Articles on Software Design

Jonah Williams

Jonah Williams

iPhone Distributed Computing Fallacy #5: topology doesn’t change

Reviewing the 8 classic “fallacies of distributed computing” and how we can avoid them when writing iOS applications. The fallacies of distributed computing The network is reliable. Latency is zero. Bandwidth is infinite. The network is secure. Topology doesn’t change. There is one administrator. Transport cost is zero. The network is homogeneous.

Jonah Williams

Jonah Williams

iPhone Distributed Computing Fallacy #4: the network is secure

Reviewing the 8 classic “fallacies of distributed computing” and how we can avoid them when writing iOS applications. The fallacies of distributed computing The network is reliable. Latency is zero. Bandwidth is infinite. The network is secure. Topology doesn’t change. There is one administrator. Transport cost is zero. The network is homogeneous.

Jonah Williams

Jonah Williams

iPhone Distributed Computing Fallacy #3: bandwidth is infinite

Reviewing the 8 classic “fallacies of distributed computing” and how we can avoid them when writing iOS applications. The fallacies of distributed computing The network is reliable. Latency is zero. Bandwidth is infinite. The network is secure. Topology doesn’t change. There is one administrator. Transport cost is zero. The network is homogeneous.

Jonah Williams

Jonah Williams

iPhone Distributed Computing Fallacy #2: latency is zero

Reviewing the 8 classic “fallacies of distributed computing” and how we can avoid them when writing iOS applications. The fallacies of distributed computing The network is reliable. Latency is zero. Bandwidth is infinite. The network is secure. Topology doesn’t change. There is one administrator. Transport cost is zero. The network is homogeneous.

Jonah Williams

Jonah Williams

iPhone Distributed Computing Fallacy #1: the network is reliable

As iPhone and web developers we have a number of useful abstractions available for working with network requests. Unfortunately none of them can actually spare us from needing to consider the realities of an unreliable network, especially when working with mobile devices. Fortunately with a little foresight and a few good patterns we can build

Andy Peterson

Andy Peterson

Ew… you got CSS in my Javascript

The other weekend I test drove a little Javascript library to output CSS style rules from within Javascript. I took the most obvious Javascript-literal approach to get the most out of Javascript support in editors. I called it Csster (“sister”), and it looks like: Csster.style({ h1: { fontSize: 18, color: ‘chartreuse’ } }); All it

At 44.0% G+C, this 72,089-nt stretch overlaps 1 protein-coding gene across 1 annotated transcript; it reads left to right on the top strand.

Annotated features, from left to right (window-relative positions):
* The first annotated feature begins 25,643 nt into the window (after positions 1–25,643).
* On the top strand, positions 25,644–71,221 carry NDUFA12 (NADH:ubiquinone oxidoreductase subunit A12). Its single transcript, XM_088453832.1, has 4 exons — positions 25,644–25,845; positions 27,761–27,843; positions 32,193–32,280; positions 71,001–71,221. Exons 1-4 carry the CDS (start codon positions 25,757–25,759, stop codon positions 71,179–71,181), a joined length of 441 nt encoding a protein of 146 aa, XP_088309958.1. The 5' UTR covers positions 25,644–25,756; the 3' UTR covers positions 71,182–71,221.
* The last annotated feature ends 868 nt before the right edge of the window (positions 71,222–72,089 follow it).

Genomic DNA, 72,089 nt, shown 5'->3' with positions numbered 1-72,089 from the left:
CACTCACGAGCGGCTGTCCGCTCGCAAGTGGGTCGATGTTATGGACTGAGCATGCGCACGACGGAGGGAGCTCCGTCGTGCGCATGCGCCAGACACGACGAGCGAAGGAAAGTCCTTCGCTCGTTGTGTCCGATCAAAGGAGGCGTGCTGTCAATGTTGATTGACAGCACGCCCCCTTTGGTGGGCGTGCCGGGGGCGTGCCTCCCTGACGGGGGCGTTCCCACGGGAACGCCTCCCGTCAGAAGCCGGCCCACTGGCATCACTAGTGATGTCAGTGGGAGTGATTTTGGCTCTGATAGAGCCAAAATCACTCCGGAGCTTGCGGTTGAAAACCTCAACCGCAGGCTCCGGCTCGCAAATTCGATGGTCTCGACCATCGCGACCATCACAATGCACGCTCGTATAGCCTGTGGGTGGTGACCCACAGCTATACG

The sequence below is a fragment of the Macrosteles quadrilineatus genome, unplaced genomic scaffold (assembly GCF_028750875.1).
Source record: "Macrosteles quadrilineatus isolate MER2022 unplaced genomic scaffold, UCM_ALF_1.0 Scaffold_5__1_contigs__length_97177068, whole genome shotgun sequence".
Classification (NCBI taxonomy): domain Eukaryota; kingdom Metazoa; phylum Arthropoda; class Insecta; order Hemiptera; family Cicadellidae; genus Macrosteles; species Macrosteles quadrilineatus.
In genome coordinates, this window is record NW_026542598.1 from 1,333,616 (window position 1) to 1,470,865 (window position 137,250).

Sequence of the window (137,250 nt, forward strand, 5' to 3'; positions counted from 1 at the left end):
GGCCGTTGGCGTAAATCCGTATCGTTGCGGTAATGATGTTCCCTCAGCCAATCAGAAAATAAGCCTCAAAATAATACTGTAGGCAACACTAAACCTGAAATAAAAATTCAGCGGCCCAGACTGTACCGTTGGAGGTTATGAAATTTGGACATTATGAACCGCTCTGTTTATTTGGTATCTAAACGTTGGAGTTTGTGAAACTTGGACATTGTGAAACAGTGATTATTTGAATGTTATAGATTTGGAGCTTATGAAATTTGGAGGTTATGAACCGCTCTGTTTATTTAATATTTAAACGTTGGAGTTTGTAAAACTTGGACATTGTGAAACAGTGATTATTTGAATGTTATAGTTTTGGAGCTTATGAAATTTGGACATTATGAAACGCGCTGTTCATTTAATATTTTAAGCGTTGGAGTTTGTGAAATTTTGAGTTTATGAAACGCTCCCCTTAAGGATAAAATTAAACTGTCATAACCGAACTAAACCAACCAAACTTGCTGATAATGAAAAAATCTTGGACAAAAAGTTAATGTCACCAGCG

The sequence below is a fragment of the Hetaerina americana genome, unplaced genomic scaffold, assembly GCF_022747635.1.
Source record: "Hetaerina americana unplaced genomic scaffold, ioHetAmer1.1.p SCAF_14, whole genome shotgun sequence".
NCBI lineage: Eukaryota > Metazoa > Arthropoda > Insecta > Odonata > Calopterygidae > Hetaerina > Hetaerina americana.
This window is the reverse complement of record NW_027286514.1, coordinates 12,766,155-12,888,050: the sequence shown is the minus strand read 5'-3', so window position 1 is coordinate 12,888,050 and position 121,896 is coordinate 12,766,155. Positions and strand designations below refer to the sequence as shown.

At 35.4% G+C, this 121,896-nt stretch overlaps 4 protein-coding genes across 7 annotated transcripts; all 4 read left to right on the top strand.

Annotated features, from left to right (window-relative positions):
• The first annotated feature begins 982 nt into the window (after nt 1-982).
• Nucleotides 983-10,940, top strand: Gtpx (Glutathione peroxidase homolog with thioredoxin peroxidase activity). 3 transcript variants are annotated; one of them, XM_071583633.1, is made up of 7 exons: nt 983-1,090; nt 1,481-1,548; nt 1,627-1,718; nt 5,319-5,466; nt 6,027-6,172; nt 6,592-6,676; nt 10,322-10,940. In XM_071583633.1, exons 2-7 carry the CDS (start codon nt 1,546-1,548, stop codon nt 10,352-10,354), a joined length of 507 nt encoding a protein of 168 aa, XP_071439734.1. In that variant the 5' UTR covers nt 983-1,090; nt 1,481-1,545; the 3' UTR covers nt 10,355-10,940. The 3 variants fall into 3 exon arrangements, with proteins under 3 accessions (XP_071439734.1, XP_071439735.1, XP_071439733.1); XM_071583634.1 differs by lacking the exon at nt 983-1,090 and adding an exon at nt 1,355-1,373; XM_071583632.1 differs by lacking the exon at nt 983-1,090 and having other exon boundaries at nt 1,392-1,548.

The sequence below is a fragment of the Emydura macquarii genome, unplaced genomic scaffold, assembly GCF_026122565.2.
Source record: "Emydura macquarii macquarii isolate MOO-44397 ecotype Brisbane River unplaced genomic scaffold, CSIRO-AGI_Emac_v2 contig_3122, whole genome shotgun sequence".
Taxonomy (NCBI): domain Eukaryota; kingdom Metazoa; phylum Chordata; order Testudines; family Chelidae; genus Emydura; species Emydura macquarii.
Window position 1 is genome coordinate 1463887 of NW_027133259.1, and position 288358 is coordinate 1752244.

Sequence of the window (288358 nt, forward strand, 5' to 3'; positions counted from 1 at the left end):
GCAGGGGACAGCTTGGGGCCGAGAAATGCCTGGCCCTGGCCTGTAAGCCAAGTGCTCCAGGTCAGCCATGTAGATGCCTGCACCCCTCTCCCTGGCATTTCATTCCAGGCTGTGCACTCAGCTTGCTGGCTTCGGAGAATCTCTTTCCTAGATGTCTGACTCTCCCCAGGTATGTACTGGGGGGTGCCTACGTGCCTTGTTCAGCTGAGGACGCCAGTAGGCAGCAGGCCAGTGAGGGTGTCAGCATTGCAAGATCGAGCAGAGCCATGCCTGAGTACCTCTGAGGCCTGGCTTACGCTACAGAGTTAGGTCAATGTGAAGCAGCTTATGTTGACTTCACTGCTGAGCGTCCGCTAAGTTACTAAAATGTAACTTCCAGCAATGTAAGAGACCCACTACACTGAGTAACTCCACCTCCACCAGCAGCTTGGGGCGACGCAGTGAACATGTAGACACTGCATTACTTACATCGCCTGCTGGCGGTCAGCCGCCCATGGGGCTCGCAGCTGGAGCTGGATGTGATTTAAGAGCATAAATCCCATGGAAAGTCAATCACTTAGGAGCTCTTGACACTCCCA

Alex Cruikshank

Alex Cruikshank

A few experiments with HTML 5 applications

I’ve had a long-standing interest in taking client-side programming beyond display logic and input validation. The new HTML 5 technologies are making full-scale application development in the browser increasingly practical. Unfortunately, the needs of Carbon Five’s clients generally exceed the capabilities of purely client-side solutions, so I don’t get to spend as much time developing

Andy Peterson

Andy Peterson

Javascript Testing Talk in Oakland

Next week at EBig Jonah and I are wrapping up our world tour of talking about Javascript testing. March 17th in Oakland: “Recent evolutions in Javascript testing frameworks now allow creating test suites, test-driving development, and running tests on a continuous integration server. This allows us to support more complex Javascript, have confidence in the implementation,

Andy Peterson

Andy Peterson

Test-Driven JavaScript with ScrewUnit and BlueRidge

Jonah and I are taking our presentation about Javascript Testing on the road next Tuesday at 6:30 in Palo Alto, at the SDForum The teaser for it… Recent evolutions in JavaScript testing frameworks now allow creating test suites, test-driving development, and running tests on a continuous integration server. This allows us to support more complex JavaScript,

Rob Pak

Rob Pak

Agile Modeling Techniques for Story Writing

At Carbon Five, all our projects begin with ‘customer facing’ meetings focused around determining scope and expectations. A core component of these early meetings involves one or more story writing sessions. The end goal of story writing sessions is to have most user stories in a project documented (i.e. in Pivotal Tracker) regardless of whether

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